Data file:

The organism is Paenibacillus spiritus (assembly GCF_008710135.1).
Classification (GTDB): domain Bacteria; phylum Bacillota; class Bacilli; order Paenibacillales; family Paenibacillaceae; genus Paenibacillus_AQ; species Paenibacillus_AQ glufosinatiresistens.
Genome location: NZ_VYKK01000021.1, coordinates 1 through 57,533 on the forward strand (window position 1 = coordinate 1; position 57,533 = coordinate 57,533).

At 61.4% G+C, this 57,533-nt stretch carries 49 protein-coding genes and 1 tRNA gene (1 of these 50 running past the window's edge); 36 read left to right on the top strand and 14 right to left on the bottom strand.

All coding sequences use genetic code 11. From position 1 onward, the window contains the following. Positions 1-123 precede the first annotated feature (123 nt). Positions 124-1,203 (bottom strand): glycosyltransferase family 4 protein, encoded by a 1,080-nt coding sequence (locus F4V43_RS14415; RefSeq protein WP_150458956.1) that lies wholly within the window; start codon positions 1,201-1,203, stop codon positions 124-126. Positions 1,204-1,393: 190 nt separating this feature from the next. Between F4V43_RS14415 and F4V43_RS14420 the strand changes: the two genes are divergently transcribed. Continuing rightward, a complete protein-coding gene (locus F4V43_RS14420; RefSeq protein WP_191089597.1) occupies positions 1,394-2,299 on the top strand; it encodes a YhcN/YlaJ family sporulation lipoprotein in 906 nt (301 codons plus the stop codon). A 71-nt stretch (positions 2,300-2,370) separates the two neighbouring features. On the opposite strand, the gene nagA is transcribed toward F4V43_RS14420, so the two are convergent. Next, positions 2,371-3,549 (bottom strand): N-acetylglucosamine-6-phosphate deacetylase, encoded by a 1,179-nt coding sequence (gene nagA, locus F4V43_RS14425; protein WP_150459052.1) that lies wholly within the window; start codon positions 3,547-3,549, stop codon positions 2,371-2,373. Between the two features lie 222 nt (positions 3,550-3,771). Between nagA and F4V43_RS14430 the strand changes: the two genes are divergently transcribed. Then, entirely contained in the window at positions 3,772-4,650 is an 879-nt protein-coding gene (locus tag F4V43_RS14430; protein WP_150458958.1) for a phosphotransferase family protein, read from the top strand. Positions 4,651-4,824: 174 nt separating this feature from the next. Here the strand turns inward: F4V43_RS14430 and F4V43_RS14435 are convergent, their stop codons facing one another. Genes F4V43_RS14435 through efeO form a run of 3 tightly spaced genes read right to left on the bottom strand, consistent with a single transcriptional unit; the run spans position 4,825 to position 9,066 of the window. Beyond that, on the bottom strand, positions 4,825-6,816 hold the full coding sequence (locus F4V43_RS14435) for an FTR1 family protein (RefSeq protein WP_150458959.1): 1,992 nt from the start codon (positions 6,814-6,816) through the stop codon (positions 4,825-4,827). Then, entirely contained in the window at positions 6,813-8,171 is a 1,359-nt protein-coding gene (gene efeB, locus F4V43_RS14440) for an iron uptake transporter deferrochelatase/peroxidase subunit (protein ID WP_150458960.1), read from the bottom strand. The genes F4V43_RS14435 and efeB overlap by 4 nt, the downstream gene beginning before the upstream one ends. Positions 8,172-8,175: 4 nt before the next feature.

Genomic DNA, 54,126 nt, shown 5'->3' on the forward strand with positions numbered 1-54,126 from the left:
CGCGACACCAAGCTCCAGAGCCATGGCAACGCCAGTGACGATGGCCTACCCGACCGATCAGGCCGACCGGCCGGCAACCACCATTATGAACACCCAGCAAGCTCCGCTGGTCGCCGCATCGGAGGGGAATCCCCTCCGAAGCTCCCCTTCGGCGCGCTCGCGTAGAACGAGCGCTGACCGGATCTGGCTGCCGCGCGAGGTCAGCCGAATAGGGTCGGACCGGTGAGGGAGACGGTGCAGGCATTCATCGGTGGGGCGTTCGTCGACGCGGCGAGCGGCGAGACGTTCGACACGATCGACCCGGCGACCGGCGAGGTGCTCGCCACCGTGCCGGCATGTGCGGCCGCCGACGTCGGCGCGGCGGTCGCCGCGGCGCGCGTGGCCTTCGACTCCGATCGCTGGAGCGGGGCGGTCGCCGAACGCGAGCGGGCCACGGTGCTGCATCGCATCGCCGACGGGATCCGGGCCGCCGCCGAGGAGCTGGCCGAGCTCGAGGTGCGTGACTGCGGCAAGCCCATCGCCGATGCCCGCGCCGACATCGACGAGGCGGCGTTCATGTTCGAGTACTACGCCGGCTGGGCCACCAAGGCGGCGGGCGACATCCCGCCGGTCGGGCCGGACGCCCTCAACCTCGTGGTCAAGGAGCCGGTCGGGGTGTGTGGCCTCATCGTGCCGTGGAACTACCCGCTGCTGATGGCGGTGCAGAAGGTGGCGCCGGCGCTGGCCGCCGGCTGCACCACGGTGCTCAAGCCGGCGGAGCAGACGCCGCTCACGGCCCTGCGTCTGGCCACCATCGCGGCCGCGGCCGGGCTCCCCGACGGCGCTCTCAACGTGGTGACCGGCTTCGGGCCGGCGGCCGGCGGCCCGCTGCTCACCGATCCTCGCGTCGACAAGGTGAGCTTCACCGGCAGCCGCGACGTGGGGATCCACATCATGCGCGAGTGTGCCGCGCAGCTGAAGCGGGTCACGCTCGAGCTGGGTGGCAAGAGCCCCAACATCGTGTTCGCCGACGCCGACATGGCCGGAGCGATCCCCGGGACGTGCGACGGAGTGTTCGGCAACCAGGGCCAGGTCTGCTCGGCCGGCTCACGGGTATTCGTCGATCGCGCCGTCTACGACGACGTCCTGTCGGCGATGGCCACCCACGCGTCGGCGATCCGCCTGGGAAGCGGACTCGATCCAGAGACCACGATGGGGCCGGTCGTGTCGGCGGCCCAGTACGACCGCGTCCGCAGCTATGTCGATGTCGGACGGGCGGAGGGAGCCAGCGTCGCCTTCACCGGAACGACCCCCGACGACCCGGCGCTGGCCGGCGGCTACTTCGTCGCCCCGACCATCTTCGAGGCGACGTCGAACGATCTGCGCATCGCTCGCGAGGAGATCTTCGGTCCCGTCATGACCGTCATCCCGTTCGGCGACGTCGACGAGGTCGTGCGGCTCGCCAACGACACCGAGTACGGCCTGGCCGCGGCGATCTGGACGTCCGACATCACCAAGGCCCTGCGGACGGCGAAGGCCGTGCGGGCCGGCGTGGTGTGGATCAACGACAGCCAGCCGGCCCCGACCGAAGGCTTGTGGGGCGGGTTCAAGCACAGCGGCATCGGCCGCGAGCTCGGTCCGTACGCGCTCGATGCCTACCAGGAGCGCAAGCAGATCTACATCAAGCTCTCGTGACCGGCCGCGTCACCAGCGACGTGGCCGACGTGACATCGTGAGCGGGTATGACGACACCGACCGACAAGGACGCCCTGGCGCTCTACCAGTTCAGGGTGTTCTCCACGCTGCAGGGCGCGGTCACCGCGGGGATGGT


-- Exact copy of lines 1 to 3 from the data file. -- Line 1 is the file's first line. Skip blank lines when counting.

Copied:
The organism is Paenibacillus spiritus (assembly GCF_008710135.1).
Classification (GTDB): domain Bacteria; phylum Bacillota; class Bacilli; order Paenibacillales; family Paenibacillaceae; genus Paenibacillus_AQ; species Paenibacillus_AQ glufosinatiresistens.
Genome location: NZ_VYKK01000021.1, coordinates 1 through 57,533 on the forward strand (window position 1 = coordinate 1; position 57,533 = coordinate 57,533).